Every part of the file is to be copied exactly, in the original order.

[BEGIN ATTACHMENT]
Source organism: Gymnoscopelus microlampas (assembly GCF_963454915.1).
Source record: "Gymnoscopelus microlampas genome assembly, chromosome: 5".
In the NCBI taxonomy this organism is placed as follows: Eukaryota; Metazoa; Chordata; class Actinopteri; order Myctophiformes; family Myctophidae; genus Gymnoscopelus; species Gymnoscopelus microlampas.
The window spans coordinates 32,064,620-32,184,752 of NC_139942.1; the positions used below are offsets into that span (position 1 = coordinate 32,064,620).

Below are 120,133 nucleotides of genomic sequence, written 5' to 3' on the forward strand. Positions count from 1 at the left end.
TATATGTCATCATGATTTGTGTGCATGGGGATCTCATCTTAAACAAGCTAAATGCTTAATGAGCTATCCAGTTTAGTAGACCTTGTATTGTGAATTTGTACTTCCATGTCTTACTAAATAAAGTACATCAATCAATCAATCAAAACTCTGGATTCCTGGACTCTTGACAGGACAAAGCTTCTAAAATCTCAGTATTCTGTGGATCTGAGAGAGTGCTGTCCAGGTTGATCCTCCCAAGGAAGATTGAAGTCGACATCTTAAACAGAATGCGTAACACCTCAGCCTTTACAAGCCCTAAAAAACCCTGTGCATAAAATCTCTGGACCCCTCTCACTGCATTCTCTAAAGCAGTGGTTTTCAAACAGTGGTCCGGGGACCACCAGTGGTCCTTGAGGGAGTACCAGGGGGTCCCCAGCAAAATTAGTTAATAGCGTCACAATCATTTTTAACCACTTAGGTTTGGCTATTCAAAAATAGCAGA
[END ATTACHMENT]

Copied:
Source organism: Gymnoscopelus microlampas (assembly GCF_963454915.1).
Source record: "Gymnoscopelus microlampas genome assembly, chromosome: 5".
In the NCBI taxonomy this organism is placed as follows: Eukaryota; Metazoa; Chordata; class Actinopteri; order Myctophiformes; family Myctophidae; genus Gymnoscopelus; species Gymnoscopelus microlampas.
The window spans coordinates 32,064,620-32,184,752 of NC_139942.1; the positions used below are offsets into that span (position 1 = coordinate 32,064,620).

Below are 120,133 nucleotides of genomic sequence, written 5' to 3' on the forward strand. Positions count from 1 at the left end.
TATATGTCATCATGATTTGTGTGCATGGGGATCTCATCTTAAACAAGCTAAATGCTTAATGAGCTATCCAGTTTAGTAGACCTTGTATTGTGAATTTGTACTTCCATGTCTTACTAAATAAAGTACATCAATCAATCAATCAAAACTCTGGATTCCTGGACTCTTGACAGGACAAAGCTTCTAAAATCTCAGTATTCTGTGGATCTGAGAGAGTGCTGTCCAGGTTGATCCTCCCAAGGAAGATTGAAGTCGACATCTTAAACAGAATGCGTAACACCTCAGCCTTTACAAGCCCTAAAAAACCCTGTGCATAAAATCTCTGGACCCCTCTCACTGCATTCTCTAAAGCAGTGGTTTTCAAACAGTGGTCCGGGGACCACCAGTGGTCCTTGAGGGAGTACCAGGGGGTCCCCAGCAAAATTAGTTAATAGCGTCACAATCATTTTTAACCACTTAGGTTTGGCTATTCAAAAATAGCAGA